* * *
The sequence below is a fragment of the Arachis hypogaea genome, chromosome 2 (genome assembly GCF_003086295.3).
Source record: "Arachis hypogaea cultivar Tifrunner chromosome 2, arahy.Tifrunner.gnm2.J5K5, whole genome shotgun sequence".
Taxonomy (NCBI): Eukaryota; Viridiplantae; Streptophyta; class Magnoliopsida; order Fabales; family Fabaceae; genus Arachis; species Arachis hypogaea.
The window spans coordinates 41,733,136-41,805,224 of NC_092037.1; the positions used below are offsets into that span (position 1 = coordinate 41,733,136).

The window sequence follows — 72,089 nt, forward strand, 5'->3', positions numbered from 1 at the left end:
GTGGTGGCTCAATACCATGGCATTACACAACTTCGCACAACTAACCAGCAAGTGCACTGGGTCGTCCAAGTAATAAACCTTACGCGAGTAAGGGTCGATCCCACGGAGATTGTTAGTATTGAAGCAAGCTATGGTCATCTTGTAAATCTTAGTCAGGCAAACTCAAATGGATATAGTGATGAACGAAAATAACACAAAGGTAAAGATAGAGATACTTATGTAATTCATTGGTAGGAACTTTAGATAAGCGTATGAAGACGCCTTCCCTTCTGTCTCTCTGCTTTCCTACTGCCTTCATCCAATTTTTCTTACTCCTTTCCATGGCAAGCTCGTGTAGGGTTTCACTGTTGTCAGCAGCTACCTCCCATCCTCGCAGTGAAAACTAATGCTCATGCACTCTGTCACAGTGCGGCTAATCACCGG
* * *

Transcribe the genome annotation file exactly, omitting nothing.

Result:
The sequence below is a fragment of the Arachis hypogaea genome, chromosome 2 (genome assembly GCF_003086295.3).
Source record: "Arachis hypogaea cultivar Tifrunner chromosome 2, arahy.Tifrunner.gnm2.J5K5, whole genome shotgun sequence".
Taxonomy (NCBI): Eukaryota; Viridiplantae; Streptophyta; class Magnoliopsida; order Fabales; family Fabaceae; genus Arachis; species Arachis hypogaea.
The window spans coordinates 41,733,136-41,805,224 of NC_092037.1; the positions used below are offsets into that span (position 1 = coordinate 41,733,136).

The window sequence follows — 72,089 nt, forward strand, 5'->3', positions numbered from 1 at the left end:
GTGGTGGCTCAATACCATGGCATTACACAACTTCGCACAACTAACCAGCAAGTGCACTGGGTCGTCCAAGTAATAAACCTTACGCGAGTAAGGGTCGATCCCACGGAGATTGTTAGTATTGAAGCAAGCTATGGTCATCTTGTAAATCTTAGTCAGGCAAACTCAAATGGATATAGTGATGAACGAAAATAACACAAAGGTAAAGATAGAGATACTTATGTAATTCATTGGTAGGAACTTTAGATAAGCGTATGAAGACGCCTTCCCTTCTGTCTCTCTGCTTTCCTACTGCCTTCATCCAATTTTTCTTACTCCTTTCCATGGCAAGCTCGTGTAGGGTTTCACTGTTGTCAGCAGCTACCTCCCATCCTCGCAGTGAAAACTAATGCTCATGCACTCTGTCACAGTGCGGCTAATCACCGG